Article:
The long winter surrounding U.S. trade policy is starting to thaw. While this Congress and the administration have yet to do anything to actually liberalize trade, it has reappeared on the to-do list of lawmakers.
There is a lot of lost time to make up for, however, as it has been nearly four years since Trade Promotion Authority — something I believe every president deserves — expired and more than three years since Congress last acted on a trade agreement.
As the trade agenda returns to the headlines, it is important to remember that there is both good news and bad news in the world of U.S. trade. And the shorthand for the division between the two is the difference between policy and politics.
The first piece of good news is that we have in place the necessary processes for advancing our near-term trade agenda. First, the TPA, proposed by President George W. Bush and enacted by Congress in 2002, remains in effect for the Colombia, Panama and South Korea trade agreements that were signed before the TPA expired. It was a hard-fought Congressional battle, but the law requires that once the president submits a trade agreement to Congress, expedited procedures ensure that the bill is immediately introduced in the House and Senate, is not subject to amendment and is given Congressional consideration within 90 days.
The second piece of good news is that effective tools for resolving trade disputes are on the books as well. While these established dispute-resolution processes are reaffirmed by our pending agreements, long-standing U.S. statutes exist to address claims of dumping, export subsidies and other barriers to trade.
Moreover, these two fundamental elements of any good trade agenda — liberalization and dispute resolution — each reinforce the other. Using enforcement tools when necessary and appropriate builds confidence among nations that open markets will not be unfairly exploited by one party. And this confidence in turn can promote expanded trade and more trade liberalization.
While there has been no legislative action on the pending agreements, dispute resolution mechanisms are actively functioning, whether they are at the World Trade Organization or through domestic statutes. Recent rulings by the WTO with respect to the Boeing-Airbus cases are but one example. While the U.S. did not emerge unscathed from the most recent ruling, it is clear from a broader review of that fight that trade subsidies provided to Airbus dwarf those to Boeing and the U.S.
Another important case, just filed under domestic trade remedy laws by Whirlpool, alleges dumping of imported refrigerators in the U.S. market at prices below the manufacturers’ production cost. It is a serious allegation for two reasons.
First, dumping products into our market is a serious violation of U.S. trade laws and WTO rules, and those countries party to the WTO must live up to their trade practice obligations. That is true when the U.S. is at fault as well as when the fault lies with our trading partners. We must abide by our commitments, and we should fight to ensure others abide by theirs as well.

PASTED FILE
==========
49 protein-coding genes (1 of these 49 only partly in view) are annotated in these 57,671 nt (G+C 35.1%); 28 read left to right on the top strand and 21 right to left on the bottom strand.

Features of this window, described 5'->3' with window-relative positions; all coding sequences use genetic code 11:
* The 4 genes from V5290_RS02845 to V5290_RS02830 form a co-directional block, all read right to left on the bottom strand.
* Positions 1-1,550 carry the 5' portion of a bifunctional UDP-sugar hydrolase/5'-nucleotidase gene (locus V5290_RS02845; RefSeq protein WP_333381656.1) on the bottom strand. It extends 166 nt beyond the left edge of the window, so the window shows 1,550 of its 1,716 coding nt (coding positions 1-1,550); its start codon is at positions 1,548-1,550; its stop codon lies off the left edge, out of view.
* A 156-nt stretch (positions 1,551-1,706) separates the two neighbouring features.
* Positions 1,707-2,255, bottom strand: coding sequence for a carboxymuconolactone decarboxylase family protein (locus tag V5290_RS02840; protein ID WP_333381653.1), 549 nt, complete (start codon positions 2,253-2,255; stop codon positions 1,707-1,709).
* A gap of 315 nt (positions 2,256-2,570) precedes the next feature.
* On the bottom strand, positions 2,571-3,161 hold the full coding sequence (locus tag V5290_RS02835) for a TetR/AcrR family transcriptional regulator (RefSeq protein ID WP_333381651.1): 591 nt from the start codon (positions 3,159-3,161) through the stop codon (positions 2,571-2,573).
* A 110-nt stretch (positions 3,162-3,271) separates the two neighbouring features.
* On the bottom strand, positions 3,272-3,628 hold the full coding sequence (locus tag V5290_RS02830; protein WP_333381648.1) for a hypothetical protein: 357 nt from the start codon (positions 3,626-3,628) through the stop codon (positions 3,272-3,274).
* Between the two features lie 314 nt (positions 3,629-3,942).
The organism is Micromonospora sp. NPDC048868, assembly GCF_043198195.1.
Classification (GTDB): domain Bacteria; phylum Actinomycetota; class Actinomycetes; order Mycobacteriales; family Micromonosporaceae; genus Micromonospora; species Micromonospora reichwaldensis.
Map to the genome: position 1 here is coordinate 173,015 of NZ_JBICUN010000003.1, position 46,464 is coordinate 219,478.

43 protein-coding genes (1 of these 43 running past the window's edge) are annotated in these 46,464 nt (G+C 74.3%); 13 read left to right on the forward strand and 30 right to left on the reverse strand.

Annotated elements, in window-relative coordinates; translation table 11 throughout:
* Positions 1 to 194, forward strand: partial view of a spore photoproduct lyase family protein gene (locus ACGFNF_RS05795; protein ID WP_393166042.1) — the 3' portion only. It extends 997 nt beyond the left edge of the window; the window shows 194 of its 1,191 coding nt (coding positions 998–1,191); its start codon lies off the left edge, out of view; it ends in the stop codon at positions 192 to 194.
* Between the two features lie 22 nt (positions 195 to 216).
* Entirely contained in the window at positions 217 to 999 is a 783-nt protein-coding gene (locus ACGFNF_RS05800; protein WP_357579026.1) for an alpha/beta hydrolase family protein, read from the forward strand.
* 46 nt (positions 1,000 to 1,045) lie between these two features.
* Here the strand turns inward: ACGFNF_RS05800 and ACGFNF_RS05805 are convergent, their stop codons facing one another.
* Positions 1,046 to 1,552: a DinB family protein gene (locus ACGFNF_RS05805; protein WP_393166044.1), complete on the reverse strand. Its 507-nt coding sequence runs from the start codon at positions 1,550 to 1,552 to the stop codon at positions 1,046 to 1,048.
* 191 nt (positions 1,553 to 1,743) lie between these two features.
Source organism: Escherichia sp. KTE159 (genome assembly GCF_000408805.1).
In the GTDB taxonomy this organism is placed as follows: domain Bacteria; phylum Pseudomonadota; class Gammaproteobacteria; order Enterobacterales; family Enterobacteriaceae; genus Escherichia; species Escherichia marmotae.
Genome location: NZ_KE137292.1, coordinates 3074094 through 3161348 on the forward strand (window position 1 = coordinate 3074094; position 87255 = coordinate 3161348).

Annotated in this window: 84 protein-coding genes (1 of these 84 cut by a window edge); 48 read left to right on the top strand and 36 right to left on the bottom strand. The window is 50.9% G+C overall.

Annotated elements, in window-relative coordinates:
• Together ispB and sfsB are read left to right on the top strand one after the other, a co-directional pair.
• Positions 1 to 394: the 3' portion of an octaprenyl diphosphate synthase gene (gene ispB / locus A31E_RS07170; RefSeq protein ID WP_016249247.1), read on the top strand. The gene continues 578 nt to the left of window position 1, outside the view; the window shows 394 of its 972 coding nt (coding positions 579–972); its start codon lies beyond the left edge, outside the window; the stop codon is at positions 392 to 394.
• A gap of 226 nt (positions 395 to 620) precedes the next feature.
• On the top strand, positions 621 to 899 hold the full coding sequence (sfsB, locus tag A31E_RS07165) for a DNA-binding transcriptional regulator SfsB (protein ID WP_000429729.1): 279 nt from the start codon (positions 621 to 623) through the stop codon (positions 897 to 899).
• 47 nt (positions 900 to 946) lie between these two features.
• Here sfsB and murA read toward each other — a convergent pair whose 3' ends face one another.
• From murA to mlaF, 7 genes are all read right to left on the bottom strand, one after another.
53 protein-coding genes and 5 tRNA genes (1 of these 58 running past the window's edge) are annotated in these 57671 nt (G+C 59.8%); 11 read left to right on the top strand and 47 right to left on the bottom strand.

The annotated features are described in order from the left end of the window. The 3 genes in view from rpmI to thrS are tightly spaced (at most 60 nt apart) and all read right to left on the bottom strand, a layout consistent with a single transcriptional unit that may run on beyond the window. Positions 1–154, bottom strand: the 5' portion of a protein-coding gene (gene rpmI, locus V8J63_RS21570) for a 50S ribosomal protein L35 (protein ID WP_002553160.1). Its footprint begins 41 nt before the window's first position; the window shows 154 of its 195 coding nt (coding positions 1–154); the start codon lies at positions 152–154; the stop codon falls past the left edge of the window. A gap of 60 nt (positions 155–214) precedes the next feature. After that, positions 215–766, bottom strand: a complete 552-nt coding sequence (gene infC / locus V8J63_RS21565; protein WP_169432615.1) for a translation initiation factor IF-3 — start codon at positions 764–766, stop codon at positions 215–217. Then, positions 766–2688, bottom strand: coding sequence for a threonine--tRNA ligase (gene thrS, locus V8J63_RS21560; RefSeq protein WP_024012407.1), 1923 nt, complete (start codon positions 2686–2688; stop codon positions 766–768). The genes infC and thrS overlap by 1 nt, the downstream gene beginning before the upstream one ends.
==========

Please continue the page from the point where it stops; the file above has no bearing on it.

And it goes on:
Second, the consequence of dumping is visited not only on U.S. shareholders but also on U.S. workers. Whether building airplanes or building refrigerators is in question, there are jobs in the United States at risk. Without the confidence that the cases can be adjudicated fairly and promptly, the political case for more bilateral, regional and multilateral agreements becomes more difficult. But if workers trust that expanded global trade will be beneficial to them as consumers and as producers, politicians can maintain their will.
But there is bad news as well. First, Congress is quite rusty when it comes to action to liberalize trade. One clear and explicit objective of ratifying eight free-trade agreements from 2001 to 2006 was to establish the value of repetitive actions for effective learning. Members of Congress learned by doing. But the lack of progress for more than three years has left the U.S. a laggard, not a leader, on the global stage.
The problem to solve is a political one. The opportunity for opening markets is here, the substantive policy work is complete and the legislative process for getting it done is in place, but the political commitment has yet to materialize.
Second, and more significant, is that peering forward beyond the euphoria surrounding the three pending agreements reveals that the future of our trade agenda is completely bleak. Not only are big deals such as European Union-South Korea near completion, but more than 100 trade agreements are being negotiated worldwide.
Without a renewal of the TPA and a yet-unseen commitment by the administration to aggressively pursue open markets, we will only slip further behind other developed nations as a leader in trade liberalization.
While I’m encouraged by the near-term opportunities for trade deals this year, it simply isn’t enough. Buttressed by the knowledge that individual trade disputes can be addressed through existing mechanisms, we need to be vigorous in our pursuit of the broader free-trade agenda. That means first passing the pending trade agreements, then renewing the TPA.
Former Rep. Bill Thomas (R-Calif.) was chairman of the Ways and Means Committee from 2001 to 2007. He is a visiting fellow at the American Enterprise Institute.